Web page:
The key issue is to provoke discussions and to talk about aspects of the work experience which usually do not have any space at the work place. The mentors link the experiences of precarity and bad working conditions to the company’s policy and to contradictory interests of workers and the management. But they do not only develop a different understanding of the situation at H&M together but also offer possible courses of action. Every strategy they implement is considered whether it strengthens the workers and whether it builds capacities among them to interfere with the working conditions. This is no easy task because it needs self-conscious mentors, works councils and unionists who know how to talk to their fellow workers, who are self-aware of the problems and conflicts at the shop floor and who are willing to discuss and criticize their co-workers point of view. Thereby they create capacities for themselves and for other workers to act, strategize and think differently.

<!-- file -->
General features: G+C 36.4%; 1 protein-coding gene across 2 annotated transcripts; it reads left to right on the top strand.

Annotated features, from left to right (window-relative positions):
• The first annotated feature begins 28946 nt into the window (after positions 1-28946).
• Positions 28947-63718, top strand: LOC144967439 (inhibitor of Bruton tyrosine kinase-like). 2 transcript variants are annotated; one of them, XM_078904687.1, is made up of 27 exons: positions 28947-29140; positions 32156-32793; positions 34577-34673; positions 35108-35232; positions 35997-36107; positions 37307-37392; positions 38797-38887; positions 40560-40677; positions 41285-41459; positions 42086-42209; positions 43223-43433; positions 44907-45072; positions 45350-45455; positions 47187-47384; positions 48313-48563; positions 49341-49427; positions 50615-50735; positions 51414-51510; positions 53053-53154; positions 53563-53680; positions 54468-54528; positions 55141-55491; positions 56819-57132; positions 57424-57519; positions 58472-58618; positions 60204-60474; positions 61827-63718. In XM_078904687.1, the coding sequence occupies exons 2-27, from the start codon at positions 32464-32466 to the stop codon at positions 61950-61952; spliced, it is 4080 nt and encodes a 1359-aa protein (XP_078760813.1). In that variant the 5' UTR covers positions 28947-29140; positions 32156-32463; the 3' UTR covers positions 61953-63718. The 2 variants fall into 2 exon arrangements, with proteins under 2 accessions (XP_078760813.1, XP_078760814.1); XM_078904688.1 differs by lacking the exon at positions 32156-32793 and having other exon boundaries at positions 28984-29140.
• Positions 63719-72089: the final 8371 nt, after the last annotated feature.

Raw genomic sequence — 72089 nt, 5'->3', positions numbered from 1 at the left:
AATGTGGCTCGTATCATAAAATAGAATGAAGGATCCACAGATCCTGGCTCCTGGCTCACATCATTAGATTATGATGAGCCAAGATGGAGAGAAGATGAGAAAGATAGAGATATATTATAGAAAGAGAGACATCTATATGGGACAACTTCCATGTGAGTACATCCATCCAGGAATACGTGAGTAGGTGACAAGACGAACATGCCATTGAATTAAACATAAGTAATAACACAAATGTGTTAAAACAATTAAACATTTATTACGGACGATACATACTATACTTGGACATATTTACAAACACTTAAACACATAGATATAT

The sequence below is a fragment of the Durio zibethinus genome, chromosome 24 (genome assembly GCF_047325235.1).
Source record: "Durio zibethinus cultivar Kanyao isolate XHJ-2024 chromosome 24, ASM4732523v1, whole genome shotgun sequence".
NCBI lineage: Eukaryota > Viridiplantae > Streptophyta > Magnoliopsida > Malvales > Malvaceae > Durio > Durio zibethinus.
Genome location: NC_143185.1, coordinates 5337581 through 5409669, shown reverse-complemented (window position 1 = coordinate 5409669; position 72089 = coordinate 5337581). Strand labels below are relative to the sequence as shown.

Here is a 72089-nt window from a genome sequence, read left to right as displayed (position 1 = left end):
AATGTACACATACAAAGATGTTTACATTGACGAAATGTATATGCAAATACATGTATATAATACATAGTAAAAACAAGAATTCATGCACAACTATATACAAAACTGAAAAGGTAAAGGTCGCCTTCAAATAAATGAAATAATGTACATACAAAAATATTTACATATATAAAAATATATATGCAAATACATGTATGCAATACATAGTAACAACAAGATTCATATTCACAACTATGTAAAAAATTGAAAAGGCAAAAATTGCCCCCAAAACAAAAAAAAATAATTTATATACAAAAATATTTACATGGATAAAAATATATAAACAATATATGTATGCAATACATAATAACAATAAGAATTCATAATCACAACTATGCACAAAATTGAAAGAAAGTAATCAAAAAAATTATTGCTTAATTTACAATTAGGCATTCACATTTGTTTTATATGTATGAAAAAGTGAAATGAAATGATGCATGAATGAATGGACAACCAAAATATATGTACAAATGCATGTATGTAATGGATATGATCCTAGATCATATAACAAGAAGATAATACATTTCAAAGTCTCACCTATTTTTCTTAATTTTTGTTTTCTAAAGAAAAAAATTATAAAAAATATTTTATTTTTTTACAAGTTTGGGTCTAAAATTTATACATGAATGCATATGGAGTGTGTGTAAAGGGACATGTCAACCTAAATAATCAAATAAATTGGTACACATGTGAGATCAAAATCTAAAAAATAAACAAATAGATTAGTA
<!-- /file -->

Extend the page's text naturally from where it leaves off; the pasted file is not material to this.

It was important to make clear that things at the work place can be changed and that problems are collective problems which also the mentors have. Mentors were and still are very resourceful in doing this: when they wanted to address the issue of OHS, they asked the workers about their work process. Due to the lack of personnel and time, retail workers usually carry lots of clothes through the store, often more than 20lbs on one arm. The mentors filled a beverage crate with the same weight of water and asked the workers to carry this with one arm. Nobody wanted to and the discussion how they can improve their situation started.